In June 2013 Constitutional Court of the Russian Federation has ruled on the case of Moldovan citizen Mr. Kh. Appeal to the Constitutional Court was prepared by lawyer Dmitry Bartenev, who represented the interests of Mr. Kh. based on an agreement with ADC “Memorial”.
The claimant has questioned constitutionality of article 25 (10) of the federal law No.114-FZ “On the entry to and exit from the Russian Federation”, which states that foreign citizens and people without citizenship could be subject to decision on desirability of their stay in the Russian Federation. Unconstitutionality of this legal norm allows for a decision to ban a foreign citizen from entering the territory of the Russian Federation based solely on the fact that a person is infected with HIV in spite of the person’s marital status, health condition and other relevant factors. The article also doesn’t provide for possible further overruling of such a decision, which is a violation of the right of a foreign citizen to live together with his family and take care of one’s children.
The legal norm in question violates the right of the claimant, who was deprived of a possibility to live with his family and take care of his children: in 2005 Mr. Kh. has married a Russian citizen and has lived with his wife and children (born in 2005 and 2008) in Saint Petersburg. On July 17, 2008 Federal Migration Service (FMS) of the Russian Federation ruled that Mr. Kh.’s dwelling on the territory of the Russian Federation is undesirable. The basis for this decision was a report from the Centre for prevention of AIDS and infectious diseases concerning the fact that Mr. Kh. had contracted HIV. On August 1, 2008 FMS has informed Mr. Kh. of its decision, on August 4, 2008 Mr. Kh. left Russia and was banned from entering the country since then. Appeals to Russian courts has not resulted in overruling of this ban on entering the country.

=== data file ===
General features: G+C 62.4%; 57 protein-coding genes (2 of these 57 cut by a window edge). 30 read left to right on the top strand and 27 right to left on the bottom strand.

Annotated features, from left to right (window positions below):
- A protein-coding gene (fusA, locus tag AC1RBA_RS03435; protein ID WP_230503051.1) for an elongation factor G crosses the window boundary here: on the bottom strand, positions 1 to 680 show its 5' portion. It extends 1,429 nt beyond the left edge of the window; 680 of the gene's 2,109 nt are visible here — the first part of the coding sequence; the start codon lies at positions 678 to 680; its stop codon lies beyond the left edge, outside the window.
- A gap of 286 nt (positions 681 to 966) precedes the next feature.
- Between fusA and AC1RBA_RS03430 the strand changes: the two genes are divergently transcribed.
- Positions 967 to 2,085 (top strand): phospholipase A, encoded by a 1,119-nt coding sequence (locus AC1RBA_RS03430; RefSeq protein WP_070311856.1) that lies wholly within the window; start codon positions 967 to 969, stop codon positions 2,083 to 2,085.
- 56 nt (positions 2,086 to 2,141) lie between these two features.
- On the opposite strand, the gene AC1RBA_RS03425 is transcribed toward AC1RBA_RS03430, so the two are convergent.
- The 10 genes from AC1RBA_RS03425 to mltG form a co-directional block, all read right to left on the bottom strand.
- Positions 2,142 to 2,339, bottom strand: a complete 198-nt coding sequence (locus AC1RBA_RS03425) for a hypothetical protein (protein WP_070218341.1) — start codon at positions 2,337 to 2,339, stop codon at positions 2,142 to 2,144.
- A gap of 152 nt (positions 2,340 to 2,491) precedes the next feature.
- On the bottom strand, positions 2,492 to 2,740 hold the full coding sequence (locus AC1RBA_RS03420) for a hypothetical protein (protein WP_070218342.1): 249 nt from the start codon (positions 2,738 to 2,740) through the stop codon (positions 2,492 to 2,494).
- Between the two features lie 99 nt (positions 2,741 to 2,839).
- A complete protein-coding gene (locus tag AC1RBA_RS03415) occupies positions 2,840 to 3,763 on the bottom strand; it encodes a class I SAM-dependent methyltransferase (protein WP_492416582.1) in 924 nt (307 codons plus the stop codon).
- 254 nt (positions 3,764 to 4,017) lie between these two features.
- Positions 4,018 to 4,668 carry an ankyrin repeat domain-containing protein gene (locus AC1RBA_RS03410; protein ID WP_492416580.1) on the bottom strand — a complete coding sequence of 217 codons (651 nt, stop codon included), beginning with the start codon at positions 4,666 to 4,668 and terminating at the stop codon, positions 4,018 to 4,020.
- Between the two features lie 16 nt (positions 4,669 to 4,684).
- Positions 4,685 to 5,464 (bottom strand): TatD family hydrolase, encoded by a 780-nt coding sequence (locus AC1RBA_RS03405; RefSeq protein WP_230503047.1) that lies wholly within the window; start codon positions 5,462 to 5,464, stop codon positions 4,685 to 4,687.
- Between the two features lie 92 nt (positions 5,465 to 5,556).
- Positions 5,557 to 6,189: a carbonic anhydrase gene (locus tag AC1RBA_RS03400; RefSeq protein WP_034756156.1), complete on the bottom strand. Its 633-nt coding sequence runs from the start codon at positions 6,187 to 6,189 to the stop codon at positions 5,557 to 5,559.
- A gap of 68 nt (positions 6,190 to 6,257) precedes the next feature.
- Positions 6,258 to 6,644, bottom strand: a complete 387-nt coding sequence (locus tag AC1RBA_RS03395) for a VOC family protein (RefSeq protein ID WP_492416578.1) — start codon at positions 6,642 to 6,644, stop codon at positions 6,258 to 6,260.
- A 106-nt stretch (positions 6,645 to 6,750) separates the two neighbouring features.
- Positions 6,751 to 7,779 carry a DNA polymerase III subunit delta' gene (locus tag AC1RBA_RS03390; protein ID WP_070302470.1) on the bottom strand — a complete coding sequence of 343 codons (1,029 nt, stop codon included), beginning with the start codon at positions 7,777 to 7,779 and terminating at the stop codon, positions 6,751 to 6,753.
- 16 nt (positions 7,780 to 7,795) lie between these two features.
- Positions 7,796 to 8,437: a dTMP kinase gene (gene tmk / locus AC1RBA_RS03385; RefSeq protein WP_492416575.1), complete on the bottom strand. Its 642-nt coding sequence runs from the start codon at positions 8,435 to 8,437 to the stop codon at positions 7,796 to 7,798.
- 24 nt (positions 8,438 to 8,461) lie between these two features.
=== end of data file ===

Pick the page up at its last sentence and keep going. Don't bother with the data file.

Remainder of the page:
Based on an appeal from Mr. Kh. Constitutional Court of the Russian Federation has made a positive ruling, that is, the court has not considered the essence of the case, but cited legal norms and arguments for this case, de facto making an interpretation of them from the constitutional point of view. In particular, the Constitutional Court has stated that “since the decision on undesirability of a HIV-infected foreign citizen’s stay in the Russian Federation or entry to the country are made by law-enforcement agencies based on humanitarian concerns and all factual circumstances of the case (family status, health condition, etc.)… the courts of general jurisdiction when considering decisions of the respective body of executive authority concerning the undesirability of a HIV-infected foreign citizen’s stay in the Russian Federation or one’s entry to the country are not should not limit themselves with considering only formal grounds and should study and evaluate all relevant circumstances, which make such decisions necessary and applicable. Moreover, when adopting such decisions, international regulations, including the Convention on the rights of the child (approved by the General Assembly of the United Nations Organization on November 20, 1988), should be taken into account, in particular that the appeals of children and their parents for entry to a country, which is a member of the Convention, should be considered in a positive, humanitarian and timely fashion (article 9, sections 1 and 4; article 10, section 1 and others)”.